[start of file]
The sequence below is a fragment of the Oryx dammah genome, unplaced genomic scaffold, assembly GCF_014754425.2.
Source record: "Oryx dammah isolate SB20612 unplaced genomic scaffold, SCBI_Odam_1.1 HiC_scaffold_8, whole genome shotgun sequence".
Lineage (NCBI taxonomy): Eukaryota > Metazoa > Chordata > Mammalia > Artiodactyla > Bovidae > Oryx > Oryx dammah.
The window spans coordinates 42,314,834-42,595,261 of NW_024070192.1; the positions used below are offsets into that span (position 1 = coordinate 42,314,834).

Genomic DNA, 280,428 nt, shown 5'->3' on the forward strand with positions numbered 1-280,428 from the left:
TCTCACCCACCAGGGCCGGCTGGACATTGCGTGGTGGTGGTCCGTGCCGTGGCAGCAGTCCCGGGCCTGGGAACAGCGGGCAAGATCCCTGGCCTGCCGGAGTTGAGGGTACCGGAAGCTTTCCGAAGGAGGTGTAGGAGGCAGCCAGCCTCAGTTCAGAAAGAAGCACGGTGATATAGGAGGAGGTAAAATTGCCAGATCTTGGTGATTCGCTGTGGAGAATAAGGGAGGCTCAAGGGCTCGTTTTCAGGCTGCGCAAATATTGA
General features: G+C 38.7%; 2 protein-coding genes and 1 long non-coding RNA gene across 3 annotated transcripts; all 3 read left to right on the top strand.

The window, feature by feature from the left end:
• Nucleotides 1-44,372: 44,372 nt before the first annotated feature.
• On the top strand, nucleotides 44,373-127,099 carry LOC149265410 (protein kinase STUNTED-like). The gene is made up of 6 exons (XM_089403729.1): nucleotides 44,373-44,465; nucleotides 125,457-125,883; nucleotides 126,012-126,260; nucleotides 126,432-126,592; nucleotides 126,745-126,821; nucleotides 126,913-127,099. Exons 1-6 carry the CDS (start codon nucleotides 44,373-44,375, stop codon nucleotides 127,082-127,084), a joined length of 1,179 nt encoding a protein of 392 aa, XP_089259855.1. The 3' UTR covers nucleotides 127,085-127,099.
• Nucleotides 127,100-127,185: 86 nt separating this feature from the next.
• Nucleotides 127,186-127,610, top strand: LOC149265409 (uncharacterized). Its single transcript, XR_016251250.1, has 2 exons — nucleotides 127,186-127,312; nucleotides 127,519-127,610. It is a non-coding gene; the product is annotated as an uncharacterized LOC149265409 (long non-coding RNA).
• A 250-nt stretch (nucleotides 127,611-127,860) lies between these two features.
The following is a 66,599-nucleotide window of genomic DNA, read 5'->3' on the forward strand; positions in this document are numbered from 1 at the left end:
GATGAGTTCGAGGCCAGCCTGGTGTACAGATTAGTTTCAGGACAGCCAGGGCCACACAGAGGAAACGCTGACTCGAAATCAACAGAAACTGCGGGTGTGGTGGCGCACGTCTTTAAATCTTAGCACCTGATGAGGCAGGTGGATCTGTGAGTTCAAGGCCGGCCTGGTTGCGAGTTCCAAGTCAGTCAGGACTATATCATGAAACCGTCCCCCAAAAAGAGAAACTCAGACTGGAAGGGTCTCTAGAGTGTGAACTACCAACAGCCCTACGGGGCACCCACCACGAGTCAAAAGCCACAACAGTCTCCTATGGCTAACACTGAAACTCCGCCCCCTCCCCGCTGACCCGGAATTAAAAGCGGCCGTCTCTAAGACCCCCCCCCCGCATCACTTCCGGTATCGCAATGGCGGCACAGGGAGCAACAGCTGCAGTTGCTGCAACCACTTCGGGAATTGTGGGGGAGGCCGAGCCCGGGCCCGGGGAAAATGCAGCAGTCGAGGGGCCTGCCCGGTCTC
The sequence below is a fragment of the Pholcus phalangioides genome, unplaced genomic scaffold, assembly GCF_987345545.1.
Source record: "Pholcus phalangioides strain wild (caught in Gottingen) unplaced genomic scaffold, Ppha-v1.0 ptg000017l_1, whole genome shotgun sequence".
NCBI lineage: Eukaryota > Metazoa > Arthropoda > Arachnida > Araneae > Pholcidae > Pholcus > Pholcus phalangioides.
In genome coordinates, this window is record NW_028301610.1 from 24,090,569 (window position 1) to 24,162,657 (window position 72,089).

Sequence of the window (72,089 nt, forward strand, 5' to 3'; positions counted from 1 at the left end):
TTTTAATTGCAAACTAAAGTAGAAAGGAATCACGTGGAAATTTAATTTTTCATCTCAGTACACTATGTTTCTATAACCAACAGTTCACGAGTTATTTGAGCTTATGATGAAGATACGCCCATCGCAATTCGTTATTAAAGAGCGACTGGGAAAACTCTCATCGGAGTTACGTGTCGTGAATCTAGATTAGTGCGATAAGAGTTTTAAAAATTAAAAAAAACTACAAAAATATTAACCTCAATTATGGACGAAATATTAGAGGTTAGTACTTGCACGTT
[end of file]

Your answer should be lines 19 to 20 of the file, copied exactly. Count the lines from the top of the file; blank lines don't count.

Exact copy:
In genome coordinates, this window is record NW_028301610.1 from 24,090,569 (window position 1) to 24,162,657 (window position 72,089).

Sequence of the window (72,089 nt, forward strand, 5' to 3'; positions counted from 1 at the left end):